In the Crunk Feminist Collective piece, "Why I Supported the Hoodie March and Not SlutWalk," the author asks important questions regarding the state of black women, black feminism, and the role of black men in ending the oppression of black women:

Do Black men love us as much as we love them? Do they care enough to make sure their racial commitments and their gender politics and investments in unhealthy forms of masculinity don't alienate us? Are they outraged about the shit we're facing?

How do we make it so that our choice to stand up for Trayvon and acknowledge the injustices perpetrated in his name doesn't set Black feminist organizing back three decades, by reinforcing notions about Black men being an endangered species, particularly since in this moment, it feels in some ways, like they are?

While Trayvon's murder sparked much discussion about racism in our country, it should also call attention to sexism, particularly as it intersects with racism to distinctively affect the lives of African-American women. Black women, such as Trayvon's mother, are continually at the forefront of black activism, yet our plight remains invisible. When we think of "black-on-black murder," lynching, riots, executions, and the prison industrial complex, far too often, only black men come to mind. However, as the essays in Gender and Lynching: The Politics of Memory inform us, black girls and women were (and still are) also victims of these brutalities. Black women, for example, are murdered at a rate more than two and a half times higher than white women. We are also the fastest growing prison population and juvenile justice population. And, according to an ongoing study conducted by Black Women's Blueprint, sixty percent of black girls have experienced sexual abuse before the age of 18.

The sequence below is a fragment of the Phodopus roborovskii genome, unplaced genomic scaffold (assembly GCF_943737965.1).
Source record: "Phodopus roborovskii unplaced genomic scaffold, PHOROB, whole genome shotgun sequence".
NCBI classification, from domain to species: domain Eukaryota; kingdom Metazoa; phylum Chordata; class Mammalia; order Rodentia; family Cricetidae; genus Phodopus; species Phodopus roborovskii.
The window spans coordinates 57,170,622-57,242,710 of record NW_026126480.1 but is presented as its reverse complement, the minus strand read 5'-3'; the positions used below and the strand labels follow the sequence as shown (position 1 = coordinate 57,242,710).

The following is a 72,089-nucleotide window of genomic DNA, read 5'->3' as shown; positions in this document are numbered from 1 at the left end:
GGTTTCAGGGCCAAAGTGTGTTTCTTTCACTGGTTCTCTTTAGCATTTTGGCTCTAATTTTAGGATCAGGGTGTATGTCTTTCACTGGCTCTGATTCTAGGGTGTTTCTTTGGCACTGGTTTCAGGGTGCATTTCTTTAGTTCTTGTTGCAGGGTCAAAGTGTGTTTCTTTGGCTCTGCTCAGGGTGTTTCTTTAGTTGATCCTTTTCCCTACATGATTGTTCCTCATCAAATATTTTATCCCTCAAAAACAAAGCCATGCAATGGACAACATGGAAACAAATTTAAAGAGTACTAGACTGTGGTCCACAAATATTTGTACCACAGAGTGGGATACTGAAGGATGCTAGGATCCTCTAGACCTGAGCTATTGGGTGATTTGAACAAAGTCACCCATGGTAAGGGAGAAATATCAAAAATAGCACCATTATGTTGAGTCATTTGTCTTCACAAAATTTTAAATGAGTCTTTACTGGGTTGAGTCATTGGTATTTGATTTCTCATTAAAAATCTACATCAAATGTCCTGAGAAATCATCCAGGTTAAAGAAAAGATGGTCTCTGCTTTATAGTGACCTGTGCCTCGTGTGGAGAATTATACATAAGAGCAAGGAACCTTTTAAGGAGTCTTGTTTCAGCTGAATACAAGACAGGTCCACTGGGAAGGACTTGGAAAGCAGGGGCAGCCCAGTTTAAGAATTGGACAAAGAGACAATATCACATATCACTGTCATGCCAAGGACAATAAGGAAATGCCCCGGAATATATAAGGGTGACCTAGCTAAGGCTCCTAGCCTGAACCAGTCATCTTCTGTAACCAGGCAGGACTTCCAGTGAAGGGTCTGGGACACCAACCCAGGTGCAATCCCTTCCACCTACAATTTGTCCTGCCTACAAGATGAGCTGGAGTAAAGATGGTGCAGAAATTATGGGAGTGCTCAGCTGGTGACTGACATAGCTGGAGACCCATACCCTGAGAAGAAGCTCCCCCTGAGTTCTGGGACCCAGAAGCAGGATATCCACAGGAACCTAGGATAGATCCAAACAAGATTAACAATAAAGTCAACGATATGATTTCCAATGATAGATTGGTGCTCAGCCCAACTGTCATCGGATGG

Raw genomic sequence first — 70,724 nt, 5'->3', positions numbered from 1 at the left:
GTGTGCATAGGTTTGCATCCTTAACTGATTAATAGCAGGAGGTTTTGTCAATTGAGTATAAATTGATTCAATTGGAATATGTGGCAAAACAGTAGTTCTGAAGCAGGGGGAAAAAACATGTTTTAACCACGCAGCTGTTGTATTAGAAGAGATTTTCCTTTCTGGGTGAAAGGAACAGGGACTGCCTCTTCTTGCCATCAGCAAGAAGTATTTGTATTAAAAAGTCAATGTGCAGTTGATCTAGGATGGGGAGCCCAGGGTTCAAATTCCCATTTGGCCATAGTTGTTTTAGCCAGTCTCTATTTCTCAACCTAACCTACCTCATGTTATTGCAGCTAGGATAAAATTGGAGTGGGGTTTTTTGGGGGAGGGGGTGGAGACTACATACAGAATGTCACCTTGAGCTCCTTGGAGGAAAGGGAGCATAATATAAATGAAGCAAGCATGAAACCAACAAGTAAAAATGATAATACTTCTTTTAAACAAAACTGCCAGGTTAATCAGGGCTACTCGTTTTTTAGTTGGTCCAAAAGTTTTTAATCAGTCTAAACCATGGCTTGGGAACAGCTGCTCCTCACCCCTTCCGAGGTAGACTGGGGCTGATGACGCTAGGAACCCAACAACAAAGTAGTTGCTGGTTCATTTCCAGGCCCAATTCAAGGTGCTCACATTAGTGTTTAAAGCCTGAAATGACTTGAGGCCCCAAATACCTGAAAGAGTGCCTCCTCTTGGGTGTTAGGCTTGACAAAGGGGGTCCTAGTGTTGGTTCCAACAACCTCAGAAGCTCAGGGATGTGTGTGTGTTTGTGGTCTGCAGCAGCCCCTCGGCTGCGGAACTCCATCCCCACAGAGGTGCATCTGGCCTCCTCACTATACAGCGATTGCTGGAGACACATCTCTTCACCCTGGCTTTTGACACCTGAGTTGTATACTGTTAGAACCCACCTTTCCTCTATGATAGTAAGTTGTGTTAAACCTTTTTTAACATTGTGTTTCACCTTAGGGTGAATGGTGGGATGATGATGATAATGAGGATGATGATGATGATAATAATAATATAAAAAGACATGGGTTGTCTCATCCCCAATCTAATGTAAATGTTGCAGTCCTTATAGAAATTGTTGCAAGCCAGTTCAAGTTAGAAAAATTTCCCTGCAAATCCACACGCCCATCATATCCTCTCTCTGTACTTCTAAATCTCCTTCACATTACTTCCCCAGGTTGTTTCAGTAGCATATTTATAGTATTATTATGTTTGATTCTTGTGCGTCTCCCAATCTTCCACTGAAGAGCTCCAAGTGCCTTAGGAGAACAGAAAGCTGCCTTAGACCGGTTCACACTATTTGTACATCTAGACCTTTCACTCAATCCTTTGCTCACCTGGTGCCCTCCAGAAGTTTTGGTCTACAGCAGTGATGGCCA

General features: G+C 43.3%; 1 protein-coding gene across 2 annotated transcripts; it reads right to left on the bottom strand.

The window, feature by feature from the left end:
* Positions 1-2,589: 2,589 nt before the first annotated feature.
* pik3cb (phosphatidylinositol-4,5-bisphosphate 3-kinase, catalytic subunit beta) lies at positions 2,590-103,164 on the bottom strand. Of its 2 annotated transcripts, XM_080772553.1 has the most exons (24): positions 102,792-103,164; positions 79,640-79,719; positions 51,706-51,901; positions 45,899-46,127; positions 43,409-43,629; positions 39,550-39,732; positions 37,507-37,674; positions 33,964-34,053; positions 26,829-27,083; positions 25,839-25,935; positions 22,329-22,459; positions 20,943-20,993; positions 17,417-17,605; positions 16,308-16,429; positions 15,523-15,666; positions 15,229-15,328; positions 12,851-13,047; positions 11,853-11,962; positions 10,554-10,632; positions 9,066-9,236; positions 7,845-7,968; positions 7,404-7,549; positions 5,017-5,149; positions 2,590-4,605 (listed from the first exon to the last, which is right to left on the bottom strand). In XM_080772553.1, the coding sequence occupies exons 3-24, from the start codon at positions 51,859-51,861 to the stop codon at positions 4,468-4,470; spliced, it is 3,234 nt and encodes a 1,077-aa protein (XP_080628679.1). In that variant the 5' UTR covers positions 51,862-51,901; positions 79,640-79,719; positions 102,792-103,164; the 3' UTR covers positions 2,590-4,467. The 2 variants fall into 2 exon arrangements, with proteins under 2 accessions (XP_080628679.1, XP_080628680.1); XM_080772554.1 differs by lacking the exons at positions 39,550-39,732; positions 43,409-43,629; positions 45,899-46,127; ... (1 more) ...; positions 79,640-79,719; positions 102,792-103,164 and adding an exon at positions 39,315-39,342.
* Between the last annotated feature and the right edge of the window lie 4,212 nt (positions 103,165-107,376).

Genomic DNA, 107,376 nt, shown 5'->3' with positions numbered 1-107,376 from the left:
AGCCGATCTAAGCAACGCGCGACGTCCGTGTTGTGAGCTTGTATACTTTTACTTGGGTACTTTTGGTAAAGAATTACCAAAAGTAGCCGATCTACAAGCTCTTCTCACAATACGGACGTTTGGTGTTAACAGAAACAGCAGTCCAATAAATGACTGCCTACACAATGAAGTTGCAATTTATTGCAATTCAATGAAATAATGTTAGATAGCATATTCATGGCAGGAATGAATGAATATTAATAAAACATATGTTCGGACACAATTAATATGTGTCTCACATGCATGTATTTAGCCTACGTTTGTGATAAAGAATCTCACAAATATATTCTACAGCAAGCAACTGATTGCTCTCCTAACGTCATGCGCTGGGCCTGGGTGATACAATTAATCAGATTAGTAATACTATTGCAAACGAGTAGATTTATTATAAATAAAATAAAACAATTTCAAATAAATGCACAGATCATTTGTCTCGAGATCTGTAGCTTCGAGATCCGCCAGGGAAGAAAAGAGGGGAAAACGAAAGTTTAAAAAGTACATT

I write this piece not to take away from the life and legacy of Trayvon Martin and the countless other black boys and men who have lost their lives to senseless violence, bigotry, and our criminal (in)justice system, but to remind our nation that black girls and women -- whom Zora Neale Hurston rightfully refers to as "de mule[s] uh de world" -- also suffer (often in silence) within our racist, sexist, capitalist state. Standing at the intersection of the war on drugs, the war on women, and the war on terrorism, we must remember that the lives and bodies of black girls and women are, too, valuable and endangered. We are Trayvon Martin, but we are also Rekia Boyd, Tarika Wilson, Marissa Alexander, Assata Shakur, Angela Davis, and all the other black women who have been lynched and targeted by America's inherently racist criminal (in)justice system.